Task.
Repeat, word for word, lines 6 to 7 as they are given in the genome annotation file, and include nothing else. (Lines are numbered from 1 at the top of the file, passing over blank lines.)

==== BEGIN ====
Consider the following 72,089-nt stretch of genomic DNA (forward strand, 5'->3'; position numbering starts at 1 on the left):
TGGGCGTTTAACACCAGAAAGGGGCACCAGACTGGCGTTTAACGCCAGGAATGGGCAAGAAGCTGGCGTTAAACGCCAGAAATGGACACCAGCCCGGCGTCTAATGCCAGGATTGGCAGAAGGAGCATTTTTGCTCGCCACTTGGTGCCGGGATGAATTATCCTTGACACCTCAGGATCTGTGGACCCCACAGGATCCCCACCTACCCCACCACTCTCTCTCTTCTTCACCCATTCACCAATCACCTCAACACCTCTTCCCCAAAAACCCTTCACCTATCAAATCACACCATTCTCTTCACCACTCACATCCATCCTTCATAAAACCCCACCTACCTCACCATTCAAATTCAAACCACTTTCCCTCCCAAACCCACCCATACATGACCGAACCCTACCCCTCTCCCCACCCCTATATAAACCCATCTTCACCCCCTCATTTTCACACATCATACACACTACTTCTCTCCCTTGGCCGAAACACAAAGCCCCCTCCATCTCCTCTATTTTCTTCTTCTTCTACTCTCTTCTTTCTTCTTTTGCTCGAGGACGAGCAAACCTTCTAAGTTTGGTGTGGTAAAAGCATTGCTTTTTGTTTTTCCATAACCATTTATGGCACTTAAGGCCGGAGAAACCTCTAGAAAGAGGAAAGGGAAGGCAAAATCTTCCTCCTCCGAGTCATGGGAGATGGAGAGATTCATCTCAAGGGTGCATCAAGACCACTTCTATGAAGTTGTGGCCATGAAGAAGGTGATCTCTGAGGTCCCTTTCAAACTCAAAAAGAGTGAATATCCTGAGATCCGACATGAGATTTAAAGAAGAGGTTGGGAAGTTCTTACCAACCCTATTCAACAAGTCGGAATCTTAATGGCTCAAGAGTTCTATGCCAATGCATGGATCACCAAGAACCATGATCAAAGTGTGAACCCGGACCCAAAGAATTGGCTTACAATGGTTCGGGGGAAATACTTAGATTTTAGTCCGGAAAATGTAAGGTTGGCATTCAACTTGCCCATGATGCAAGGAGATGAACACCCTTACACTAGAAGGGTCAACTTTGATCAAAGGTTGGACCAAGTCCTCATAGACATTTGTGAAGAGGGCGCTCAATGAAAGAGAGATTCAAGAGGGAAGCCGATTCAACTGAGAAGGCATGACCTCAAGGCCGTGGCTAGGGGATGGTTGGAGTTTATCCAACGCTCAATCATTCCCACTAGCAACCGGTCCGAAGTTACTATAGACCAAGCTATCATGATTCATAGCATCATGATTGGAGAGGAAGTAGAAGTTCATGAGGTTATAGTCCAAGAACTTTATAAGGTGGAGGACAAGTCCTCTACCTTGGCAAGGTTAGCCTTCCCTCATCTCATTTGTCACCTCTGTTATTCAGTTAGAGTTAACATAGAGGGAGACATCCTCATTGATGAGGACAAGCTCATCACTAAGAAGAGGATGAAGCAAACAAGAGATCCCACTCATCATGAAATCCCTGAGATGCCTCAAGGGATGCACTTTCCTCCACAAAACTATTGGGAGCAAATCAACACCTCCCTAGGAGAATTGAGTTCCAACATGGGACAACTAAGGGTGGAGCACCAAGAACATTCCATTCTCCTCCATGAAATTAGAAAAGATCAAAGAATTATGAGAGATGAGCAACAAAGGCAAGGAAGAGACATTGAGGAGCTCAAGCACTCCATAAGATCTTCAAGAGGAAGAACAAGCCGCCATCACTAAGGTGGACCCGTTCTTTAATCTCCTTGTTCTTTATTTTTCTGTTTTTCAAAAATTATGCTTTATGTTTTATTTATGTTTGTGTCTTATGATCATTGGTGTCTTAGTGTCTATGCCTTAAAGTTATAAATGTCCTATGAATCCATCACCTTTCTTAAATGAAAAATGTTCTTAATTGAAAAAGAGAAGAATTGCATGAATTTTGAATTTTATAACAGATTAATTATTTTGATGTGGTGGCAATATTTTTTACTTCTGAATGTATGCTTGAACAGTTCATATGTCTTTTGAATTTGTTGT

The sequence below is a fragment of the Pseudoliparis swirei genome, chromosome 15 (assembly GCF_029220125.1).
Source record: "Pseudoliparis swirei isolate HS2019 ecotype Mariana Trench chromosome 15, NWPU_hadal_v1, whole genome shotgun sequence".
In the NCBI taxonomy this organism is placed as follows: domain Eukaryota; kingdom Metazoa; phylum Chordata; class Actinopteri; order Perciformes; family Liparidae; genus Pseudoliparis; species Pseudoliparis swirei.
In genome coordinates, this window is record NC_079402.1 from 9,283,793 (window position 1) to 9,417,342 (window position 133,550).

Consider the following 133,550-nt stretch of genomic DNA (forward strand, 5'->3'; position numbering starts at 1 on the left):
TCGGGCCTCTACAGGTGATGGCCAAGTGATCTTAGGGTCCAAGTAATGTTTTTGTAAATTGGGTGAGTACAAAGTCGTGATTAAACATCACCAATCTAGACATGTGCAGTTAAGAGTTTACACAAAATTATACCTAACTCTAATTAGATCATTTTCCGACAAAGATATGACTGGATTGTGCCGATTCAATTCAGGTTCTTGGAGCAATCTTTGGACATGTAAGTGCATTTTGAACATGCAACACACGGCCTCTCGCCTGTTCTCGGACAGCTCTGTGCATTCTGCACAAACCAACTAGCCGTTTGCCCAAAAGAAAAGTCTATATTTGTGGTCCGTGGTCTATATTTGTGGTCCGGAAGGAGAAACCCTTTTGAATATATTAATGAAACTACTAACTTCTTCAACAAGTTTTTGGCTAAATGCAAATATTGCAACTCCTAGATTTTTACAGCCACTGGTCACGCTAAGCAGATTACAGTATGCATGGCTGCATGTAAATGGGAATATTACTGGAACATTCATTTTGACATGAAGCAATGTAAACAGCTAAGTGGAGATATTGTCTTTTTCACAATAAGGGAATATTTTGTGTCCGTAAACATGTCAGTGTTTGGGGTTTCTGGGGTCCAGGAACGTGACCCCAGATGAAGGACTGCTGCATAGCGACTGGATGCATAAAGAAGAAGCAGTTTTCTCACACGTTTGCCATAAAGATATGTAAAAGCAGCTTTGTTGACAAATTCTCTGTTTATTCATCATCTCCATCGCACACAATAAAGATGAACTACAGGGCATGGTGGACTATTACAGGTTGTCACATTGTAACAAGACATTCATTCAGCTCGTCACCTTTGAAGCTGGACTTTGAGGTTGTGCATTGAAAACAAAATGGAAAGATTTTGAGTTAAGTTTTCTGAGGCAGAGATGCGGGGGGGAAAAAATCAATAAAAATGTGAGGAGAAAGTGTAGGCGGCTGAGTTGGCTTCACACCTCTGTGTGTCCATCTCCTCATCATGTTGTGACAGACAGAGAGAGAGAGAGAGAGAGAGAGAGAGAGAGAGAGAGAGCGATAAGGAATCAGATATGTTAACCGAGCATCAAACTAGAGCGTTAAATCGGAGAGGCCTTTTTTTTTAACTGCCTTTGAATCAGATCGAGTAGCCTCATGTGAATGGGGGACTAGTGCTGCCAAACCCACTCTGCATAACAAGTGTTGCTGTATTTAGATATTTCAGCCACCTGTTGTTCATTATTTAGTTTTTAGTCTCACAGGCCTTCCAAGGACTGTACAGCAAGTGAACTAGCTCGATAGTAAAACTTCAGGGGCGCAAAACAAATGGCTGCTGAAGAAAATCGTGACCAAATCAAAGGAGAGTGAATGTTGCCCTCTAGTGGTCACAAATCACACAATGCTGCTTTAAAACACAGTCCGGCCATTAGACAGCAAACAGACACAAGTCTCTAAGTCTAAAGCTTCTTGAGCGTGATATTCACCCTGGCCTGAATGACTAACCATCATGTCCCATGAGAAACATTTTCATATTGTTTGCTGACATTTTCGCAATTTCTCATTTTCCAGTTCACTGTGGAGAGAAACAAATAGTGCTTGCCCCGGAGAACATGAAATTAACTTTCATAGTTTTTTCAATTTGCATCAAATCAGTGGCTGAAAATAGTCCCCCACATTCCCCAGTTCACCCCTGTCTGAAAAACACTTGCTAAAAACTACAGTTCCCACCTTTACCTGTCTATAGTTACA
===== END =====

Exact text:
In genome coordinates, this window is record NC_079402.1 from 9,283,793 (window position 1) to 9,417,342 (window position 133,550).

Consider the following 133,550-nt stretch of genomic DNA (forward strand, 5'->3'; position numbering starts at 1 on the left):